While it looks like you have a bit to go in terms of introducing color variety, I actually think you've kept it from feeling muddy. On the skin tones you are pretty consistently keeping your shadow side more saturated and pushed slightly more toward red, and I think that's helping it to NOT feel muddy in this case. You've also managed to keep the paint application looking interesting and not overworked.

    What kind of research have you done into the painting process and paint/color selection? What specific colors are you working with in your palette?



  • I agree with everyone on here; the painting is definitely a work in progress, but it's on it's way to being good! I like what you're doing with the painting. Personally I wish I could block in colors and values the way you are. And as everyone says, you're learning!

    The biggest thing I see is to work on proportioning, especially in the face. Still, though that comes with time.

    Take it from a person with GAD and who frequently spirals because of Imposter Syndrome...that much self-loathing is unkind to yourself and more importantly unhealthy! You have to be your biggest advocate.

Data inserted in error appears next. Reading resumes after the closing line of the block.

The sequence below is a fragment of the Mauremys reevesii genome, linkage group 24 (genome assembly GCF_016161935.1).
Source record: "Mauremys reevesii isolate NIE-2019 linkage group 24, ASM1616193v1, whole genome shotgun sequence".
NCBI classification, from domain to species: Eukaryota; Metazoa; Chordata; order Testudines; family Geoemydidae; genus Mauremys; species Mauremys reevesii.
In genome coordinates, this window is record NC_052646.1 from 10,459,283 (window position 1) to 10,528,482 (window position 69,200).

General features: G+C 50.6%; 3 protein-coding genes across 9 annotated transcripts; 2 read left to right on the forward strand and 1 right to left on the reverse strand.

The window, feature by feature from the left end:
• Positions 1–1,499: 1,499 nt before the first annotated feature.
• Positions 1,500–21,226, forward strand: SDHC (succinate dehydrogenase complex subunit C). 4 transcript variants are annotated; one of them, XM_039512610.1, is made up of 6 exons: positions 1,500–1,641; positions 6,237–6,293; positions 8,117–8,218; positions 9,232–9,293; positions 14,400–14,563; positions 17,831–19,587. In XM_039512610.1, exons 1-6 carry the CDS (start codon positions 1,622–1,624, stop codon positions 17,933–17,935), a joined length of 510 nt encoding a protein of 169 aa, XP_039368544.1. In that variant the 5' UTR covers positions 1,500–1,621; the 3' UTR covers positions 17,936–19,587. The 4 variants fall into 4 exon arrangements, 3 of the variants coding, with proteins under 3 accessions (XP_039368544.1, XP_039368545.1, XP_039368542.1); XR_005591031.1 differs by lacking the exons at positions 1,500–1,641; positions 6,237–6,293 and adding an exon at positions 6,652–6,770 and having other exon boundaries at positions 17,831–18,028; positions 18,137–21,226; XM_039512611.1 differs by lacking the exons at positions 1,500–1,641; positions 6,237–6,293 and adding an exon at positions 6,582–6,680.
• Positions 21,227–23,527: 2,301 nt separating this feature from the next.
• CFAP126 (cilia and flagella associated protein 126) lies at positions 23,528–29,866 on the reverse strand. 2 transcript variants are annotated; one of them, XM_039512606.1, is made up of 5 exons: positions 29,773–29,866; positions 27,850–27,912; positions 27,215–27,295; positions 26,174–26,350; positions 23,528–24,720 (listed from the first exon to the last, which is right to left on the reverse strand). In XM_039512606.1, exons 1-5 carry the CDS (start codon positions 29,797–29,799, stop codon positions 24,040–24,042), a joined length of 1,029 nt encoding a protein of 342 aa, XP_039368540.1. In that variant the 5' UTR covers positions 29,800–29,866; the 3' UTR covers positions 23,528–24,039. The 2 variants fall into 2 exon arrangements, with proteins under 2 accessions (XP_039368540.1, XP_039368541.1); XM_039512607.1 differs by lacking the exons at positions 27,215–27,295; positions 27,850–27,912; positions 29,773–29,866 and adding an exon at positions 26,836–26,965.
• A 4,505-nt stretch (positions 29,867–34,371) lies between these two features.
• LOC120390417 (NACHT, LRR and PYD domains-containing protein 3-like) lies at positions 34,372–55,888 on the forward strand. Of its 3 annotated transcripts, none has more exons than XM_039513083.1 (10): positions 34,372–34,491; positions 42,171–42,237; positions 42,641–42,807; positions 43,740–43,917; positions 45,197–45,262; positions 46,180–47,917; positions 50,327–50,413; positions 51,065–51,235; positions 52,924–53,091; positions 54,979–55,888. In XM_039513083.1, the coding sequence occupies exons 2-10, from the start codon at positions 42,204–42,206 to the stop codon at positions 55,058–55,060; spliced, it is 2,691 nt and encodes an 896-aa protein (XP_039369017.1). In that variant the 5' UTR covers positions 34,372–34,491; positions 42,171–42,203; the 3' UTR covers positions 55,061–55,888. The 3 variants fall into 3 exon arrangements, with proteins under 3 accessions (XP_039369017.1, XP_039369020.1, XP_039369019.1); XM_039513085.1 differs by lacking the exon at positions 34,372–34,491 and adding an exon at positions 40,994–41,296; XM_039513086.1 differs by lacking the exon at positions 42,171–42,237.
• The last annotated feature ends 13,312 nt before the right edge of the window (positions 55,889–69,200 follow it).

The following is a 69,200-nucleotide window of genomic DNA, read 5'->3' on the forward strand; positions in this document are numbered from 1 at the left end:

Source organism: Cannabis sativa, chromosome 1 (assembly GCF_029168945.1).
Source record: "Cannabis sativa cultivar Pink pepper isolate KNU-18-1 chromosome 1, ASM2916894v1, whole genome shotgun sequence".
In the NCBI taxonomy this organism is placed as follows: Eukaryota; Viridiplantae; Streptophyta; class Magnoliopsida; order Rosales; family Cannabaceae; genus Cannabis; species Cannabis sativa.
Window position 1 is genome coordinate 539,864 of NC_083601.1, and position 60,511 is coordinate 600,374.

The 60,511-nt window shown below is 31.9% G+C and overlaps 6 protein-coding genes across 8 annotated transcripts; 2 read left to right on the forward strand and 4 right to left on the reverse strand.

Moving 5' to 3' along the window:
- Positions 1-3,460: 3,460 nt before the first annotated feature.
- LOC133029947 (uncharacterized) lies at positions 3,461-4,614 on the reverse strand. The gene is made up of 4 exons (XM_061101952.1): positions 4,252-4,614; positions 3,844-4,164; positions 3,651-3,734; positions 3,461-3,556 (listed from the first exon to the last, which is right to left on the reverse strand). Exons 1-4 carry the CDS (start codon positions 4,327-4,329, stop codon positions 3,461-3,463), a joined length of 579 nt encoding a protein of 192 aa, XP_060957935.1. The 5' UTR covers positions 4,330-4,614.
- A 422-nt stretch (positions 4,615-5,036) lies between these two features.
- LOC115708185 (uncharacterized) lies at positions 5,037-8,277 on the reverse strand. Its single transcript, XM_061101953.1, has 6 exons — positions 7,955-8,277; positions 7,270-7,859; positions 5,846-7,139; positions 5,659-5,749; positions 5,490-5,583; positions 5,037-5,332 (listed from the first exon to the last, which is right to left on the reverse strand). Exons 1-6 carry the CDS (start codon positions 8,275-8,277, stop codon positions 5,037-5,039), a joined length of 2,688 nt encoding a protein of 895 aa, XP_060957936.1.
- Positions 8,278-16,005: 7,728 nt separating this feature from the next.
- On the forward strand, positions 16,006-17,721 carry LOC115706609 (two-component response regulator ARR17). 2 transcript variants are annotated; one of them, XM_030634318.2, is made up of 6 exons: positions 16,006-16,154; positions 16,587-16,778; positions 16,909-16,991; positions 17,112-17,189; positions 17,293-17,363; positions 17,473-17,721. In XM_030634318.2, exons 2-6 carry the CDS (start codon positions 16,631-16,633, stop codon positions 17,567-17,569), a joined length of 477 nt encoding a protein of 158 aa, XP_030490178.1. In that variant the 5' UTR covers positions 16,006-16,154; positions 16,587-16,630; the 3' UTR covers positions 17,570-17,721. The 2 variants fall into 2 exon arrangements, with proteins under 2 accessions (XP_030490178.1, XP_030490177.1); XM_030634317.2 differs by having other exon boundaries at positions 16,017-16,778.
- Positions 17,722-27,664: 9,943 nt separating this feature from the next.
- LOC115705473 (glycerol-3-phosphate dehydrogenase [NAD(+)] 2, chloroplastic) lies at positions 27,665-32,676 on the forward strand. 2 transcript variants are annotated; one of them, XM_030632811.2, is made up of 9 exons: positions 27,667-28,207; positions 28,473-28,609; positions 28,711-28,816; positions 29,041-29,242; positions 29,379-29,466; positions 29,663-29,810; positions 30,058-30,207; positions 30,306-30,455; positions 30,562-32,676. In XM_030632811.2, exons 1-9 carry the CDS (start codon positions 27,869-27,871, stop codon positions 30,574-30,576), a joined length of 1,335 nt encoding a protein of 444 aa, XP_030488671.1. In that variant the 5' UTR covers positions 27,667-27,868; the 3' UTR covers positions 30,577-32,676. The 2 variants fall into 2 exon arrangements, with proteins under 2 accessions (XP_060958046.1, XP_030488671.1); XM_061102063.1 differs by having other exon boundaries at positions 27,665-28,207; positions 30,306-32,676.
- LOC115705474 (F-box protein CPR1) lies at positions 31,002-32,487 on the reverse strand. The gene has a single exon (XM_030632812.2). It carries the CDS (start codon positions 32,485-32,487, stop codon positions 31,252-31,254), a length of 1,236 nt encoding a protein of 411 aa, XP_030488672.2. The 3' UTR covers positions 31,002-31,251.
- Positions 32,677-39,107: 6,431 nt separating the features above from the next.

• @chachaarts yeah ok, enoughs been said about the psychology of being hard on yourself, i think what you were saying was probably a bit tongue in cheek, and you actually just want a bit of technical help. Its not too bad, its not great, but not too bad. Difficult when i dont really know what standard you are, and cos im having to flick back and forth between the links. Looks like the drawings off by a fair bit. If thats the case then however good the painting is it'll still look weird, if youre trying to get a likeness. Get the drawing right before anything else. As for the painting, the colours dont seem to represent the reference image. This guy is a bit dry, have a pint while you watch, but the information is gold. Good luck!

    https://youtu.be/TNB3XY67Q-I



  • @chachaarts reading back it really sounds self hating ๐Ÿ˜‚ I really didnt mean it that way, I was more going for a "Haha isn't it funny how bad this is? Let's all roast this thing and strive for improvement " But no it TOTALLY sounds self pitying so I apologize everyone ๐Ÿ˜…



  • @NessIllustration Hey I appreciate the advice and I definitely agree. I should've spent more time in the beginning stages and imo more time on the color study to solve some big problems instead of trying to solve it in the larger format. As for the post... yeah that's my bad ๐Ÿ˜‚ I think it was supposed to be funny even though I was also frustrated. Please read my updated comment for everyone below. Thank you for the critique